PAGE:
Before the 2000 primaries fades into history, let's consider whether this is the way each political party really wants to pick a candidate who could lead the world's sole superpower.
This year's state-by-state delegate contests were memorable for more than the hot but brief challenges by Bill Bradley and John McCain, who both brought fresh ideas to the national dinner table.
The McCain challenge served to highlight the wider availability of the "open" primary. These increasingly popular contests allow independents and members of an opposing party to vote for a candidate of a particular party. McCain attracted many of these "cross-over" voters, upsetting many Republicans.
Open primaries are a sort of mini-general election before the official general election in November. They can test the candidates' likely electability as well their popularity among the party faithful.
That very system of allowing partyless voting in a party competition - or at least an extreme variation on it in California and three other states - faces a constitutional challenge before the Supreme Court. The issue: Can states prevent parties from having only party members choose their party nominees?
Bunched-up, early contests
This primary season was also notable as the first year of heavily "front-loaded" primaries - that is, many came in February and early March, particularly on the GOP side.
This happened largely because larger states - especially California - were worried about losing political clout by holding a primary long after the contests in the smaller states of New Hampshire and Iowa had already created the media impression of an unbeatable winner in each party.
This concentration of primaries within just a few weeks also required candidates to come up with plenty of money well before February and to spend a couple years glad-handing the most powerful local politicians.
Those who jump into the race too late - as McCain and Bradley found out - come up short on money for TV ads and political endorsements. Running for president now requires a three- to four-year effort that may lock out worthy candidates.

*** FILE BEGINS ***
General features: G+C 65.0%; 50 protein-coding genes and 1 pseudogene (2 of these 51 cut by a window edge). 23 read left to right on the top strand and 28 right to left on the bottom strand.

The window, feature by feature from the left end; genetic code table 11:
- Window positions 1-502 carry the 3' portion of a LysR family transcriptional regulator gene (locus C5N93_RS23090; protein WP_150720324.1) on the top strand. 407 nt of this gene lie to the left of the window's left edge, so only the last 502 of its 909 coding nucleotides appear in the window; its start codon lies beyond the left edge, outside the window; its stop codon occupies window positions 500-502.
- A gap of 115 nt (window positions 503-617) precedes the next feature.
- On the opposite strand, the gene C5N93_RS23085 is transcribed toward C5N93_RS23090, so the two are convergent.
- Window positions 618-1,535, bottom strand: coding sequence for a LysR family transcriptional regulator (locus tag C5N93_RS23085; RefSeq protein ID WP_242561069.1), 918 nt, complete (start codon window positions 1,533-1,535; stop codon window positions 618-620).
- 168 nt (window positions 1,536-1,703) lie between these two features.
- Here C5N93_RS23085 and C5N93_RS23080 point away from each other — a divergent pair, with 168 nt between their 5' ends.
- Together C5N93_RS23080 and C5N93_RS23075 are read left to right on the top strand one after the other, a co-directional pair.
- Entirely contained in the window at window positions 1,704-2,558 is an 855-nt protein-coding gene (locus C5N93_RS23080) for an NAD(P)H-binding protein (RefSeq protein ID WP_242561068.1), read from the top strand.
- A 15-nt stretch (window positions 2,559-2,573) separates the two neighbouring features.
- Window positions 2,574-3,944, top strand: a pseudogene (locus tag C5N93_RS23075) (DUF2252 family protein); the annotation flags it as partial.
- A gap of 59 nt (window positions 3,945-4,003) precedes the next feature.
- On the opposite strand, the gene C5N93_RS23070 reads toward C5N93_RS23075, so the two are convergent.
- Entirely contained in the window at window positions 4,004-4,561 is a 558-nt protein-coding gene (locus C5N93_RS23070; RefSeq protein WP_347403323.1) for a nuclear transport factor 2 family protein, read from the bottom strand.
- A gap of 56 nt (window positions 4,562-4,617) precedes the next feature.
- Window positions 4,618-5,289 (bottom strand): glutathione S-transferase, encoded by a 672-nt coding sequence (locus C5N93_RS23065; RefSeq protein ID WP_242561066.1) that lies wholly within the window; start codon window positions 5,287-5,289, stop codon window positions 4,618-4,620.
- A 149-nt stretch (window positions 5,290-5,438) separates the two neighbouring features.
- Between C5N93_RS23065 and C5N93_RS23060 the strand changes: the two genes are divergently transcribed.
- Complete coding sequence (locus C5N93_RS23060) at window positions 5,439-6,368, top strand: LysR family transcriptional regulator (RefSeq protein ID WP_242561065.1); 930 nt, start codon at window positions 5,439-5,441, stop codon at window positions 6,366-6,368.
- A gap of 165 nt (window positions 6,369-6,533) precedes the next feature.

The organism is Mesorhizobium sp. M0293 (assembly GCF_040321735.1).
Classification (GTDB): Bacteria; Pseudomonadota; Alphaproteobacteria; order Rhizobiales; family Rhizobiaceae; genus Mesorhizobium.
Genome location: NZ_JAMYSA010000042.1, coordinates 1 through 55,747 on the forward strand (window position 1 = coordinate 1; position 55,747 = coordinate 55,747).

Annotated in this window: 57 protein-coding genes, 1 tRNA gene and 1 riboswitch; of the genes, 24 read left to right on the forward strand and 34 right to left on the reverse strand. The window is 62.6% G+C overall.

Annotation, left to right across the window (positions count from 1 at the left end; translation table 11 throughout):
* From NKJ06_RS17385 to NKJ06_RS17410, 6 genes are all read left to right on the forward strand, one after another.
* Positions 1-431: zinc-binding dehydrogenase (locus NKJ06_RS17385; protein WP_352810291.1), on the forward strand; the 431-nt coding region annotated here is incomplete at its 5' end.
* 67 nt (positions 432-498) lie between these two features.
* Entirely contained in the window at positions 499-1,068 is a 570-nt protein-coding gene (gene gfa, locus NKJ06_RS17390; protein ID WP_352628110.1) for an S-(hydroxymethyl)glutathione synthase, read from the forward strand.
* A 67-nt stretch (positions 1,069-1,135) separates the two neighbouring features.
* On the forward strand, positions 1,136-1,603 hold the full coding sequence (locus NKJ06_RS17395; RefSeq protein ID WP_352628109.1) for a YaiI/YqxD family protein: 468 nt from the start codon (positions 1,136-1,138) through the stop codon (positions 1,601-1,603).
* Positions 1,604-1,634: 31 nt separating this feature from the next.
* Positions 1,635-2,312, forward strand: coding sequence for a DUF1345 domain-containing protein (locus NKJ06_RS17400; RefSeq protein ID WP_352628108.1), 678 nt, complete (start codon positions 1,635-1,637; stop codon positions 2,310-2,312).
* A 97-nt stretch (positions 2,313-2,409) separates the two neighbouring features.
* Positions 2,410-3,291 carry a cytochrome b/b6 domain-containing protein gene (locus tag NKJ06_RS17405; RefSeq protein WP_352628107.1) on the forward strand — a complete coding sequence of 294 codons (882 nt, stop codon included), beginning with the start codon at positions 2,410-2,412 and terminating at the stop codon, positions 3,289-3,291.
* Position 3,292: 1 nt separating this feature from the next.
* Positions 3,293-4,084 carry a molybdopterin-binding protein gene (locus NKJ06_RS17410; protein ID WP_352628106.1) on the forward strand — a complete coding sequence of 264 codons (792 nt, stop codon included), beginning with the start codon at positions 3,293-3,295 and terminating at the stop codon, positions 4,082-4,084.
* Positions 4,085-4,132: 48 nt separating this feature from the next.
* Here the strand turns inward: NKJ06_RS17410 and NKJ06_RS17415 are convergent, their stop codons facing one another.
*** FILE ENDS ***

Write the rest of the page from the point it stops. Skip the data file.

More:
The bunching-up of primaries has also left nearly five months of downtime between the de facto nomination and the summer party conventions. While that may be welcome relief to many Americans, it's a fit-and-start way to choose an American president.
Candidates won't feel the heat of public scrutiny in more states where issues might be very different from those in Iowa or New Hampshire. Regional variations still do matter in these United States.
Court's choice for California
Is this process worth fixing? Will the US have chosen the wrong persons to run for president?
The Supreme Court's ruling on California's "blanket" primary, expected by July, could tell the states not to dictate how the parties should pick their nominees.
The California system, approved by 60 percent of the state's voters as a ballot initiative, puts all candidates from all parties on the same ballot, obliterating primaries as a nominating exercise for party members. It could well run afoul of the First Amendment's right of free association.
The California system is distinct from systems used in 20 or so other states where the state Democratic or Republican parties have chosen willingly to run primaries that are open to cross-over or independent voters, and where each party has a distinct ballot.
The Supreme Court might well prevent a state from mandating how a party picks candidates, but allow state parties to broaden their base of voters with open contests. But that won't address the question of whether open primaries might lead to someday having no need for political parties at all.
And the front-loading? Logic favors a radical change. Republican Party planners have come up with a scheme of rolling primaries with the smallest states going first in March and nominating votes in progressively larger states coming in April, May, and, decisively, in June. The National Association of Secretaries of States proposes four regional primaries over the same four months, with the order rotated every four years.
The two parties should look at these ideas - with no sentimental exemptions for New Hampshire and Iowa. Democracy is a work in progress, and after a few decades of holding party primaries, there's still much progress to be made.
(c) Copyright 2000. The Christian Science Publishing Society